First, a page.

The Pirola variants dominate in Austria, above all JN.1. There is increasing evidence that it could develop into an intestinal infection.
Corona numbers remain high. This is reflected in wastewater monitoring, whose curve is only slowly flattening, and in the more than 50,000 sick notes due to Corona infections. The number of hospital occupancy rates is also high, as Virolge Norbert Nowotny confirms in an interview with “Heute”: “We have over 1,100 hospitalized people throughout Austria, which is not a small number.”
The new, even more contagious Pirola variants are now a decisive factor in the high figures. JN.1 is “a descendant, a further development of the Pirola variant with an additional mutation in the spike protein, which is also on the rise in Austria,” says the expert. However, this variant is far from the original virus variants—the wild type, alpha, and delta—which led to severe clinical courses.
“JN.1, like the other Omicron derivatives, tends to multiply in the upper respiratory tract, which is good for the virus because it spreads more easily, as we can see from the many infections. However, the severity of the course of the disease is generally not so tragic, and we can see this from the fact that not so many people end up in intensive care. We currently have around 30 patients, whereas we had a peak of over 700 intensive care patients in each case with the wild-type, alpha, and delta variants.”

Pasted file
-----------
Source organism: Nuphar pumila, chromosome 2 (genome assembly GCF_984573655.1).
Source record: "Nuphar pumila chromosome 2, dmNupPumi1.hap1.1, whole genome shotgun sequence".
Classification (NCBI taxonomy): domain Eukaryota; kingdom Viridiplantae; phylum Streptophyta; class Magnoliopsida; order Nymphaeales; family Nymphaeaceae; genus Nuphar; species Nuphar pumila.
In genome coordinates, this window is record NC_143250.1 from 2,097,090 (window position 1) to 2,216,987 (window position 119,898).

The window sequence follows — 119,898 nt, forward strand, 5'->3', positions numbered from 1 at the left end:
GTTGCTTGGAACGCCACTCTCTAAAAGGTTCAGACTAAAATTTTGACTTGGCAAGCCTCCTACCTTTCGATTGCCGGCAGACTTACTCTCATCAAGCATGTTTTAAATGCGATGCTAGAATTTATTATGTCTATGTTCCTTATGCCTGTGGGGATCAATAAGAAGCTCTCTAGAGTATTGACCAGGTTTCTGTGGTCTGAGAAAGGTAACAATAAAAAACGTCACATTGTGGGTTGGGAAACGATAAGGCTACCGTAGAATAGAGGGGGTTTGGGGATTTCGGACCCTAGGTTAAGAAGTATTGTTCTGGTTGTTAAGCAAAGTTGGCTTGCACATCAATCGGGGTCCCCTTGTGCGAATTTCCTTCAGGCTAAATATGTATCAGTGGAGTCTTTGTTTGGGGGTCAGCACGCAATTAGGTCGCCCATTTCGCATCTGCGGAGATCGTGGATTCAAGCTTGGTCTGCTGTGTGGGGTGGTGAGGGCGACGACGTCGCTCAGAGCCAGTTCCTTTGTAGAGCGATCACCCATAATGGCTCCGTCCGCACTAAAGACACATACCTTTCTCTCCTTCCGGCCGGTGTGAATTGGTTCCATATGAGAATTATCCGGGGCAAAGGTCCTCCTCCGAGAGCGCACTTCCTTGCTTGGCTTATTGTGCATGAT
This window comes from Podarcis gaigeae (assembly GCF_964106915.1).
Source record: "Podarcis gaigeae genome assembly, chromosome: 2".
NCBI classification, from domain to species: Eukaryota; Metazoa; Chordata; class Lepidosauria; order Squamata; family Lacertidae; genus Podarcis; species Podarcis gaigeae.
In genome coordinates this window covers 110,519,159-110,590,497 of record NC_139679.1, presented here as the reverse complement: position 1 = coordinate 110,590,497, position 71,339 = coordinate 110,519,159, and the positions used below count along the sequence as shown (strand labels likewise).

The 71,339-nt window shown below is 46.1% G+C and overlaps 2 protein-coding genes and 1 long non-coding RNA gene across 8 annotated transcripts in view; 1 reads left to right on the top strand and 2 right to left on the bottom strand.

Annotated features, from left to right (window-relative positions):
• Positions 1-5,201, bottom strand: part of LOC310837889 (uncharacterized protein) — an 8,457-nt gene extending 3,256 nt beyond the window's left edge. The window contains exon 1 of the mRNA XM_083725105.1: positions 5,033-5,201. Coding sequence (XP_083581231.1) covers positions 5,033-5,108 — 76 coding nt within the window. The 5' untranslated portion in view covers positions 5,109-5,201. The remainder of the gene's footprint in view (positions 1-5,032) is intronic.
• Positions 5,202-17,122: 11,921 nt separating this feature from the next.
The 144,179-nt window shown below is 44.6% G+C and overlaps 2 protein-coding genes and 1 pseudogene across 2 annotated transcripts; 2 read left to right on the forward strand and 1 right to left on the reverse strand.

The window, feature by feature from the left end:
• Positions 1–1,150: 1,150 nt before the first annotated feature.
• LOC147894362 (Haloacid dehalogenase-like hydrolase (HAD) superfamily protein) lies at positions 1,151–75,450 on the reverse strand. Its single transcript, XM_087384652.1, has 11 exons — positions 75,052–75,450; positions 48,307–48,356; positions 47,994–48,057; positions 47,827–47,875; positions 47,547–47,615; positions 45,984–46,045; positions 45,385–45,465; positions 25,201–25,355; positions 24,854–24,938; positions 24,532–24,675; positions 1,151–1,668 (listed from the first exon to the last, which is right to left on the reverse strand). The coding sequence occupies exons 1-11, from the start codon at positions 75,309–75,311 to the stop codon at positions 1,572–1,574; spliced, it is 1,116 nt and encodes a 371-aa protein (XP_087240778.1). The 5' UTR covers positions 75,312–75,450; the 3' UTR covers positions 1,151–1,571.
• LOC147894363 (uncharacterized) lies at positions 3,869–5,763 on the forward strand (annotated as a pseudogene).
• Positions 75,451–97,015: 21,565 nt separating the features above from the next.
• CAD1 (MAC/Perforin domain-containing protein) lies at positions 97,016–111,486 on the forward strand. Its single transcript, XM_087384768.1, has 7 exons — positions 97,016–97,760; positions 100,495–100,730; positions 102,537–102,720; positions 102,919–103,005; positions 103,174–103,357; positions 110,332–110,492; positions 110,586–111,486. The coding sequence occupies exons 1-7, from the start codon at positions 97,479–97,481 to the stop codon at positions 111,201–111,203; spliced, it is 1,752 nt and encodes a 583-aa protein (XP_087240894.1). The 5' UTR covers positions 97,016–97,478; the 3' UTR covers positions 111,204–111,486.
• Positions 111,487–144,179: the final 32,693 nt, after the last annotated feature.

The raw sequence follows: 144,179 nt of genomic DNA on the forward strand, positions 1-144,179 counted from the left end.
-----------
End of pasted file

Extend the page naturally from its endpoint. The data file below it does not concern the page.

But there could be another difference. Molecular biologist Ulrich Elling and virologist Andreas Bergthaler have already put forward the theory that the current virus variants lead to higher virus excretion than earlier variants, and that is why the curve in wastewater monitoring is so high.
So, could it be that JN.1 is increasingly mutating into an intestinal virus? “No. It was never in the foreground, but the gastrointestinal symptoms of a coronavirus infection were there from the beginning. This is because the ACE-2 receptors through which the virus enters our body are not only present in our respiratory tract but also in the digestive tract and other places,” Nowotny explains.
The fact that the coronavirus also multiplies in the gastrointestinal tract can also be seen from the fact that “we carry out wastewater tests. We find the virus there, not because people cough into the toilet, but because they do something else there.” However, it could be that JN.1 is somewhat more active. Nevertheless, this variant is not a pure intestinal pathogen; “otherwise, it would not be so widespread.”
The symptoms of JN.1 have, therefore, not changed compared to the other Omicron variants. The main symptoms of all variants still include
runny or blocked nose
Disorders of the sense of smell and taste
According to the “Zoe Covid Symptom Study” from the UK, these are not new but occur more frequently in the Pirola variants:
Changes in the mouth or on the tongue
red and sore fingers or toes
itchy or red eyes
- source: heute.at/picture: pixabay.com
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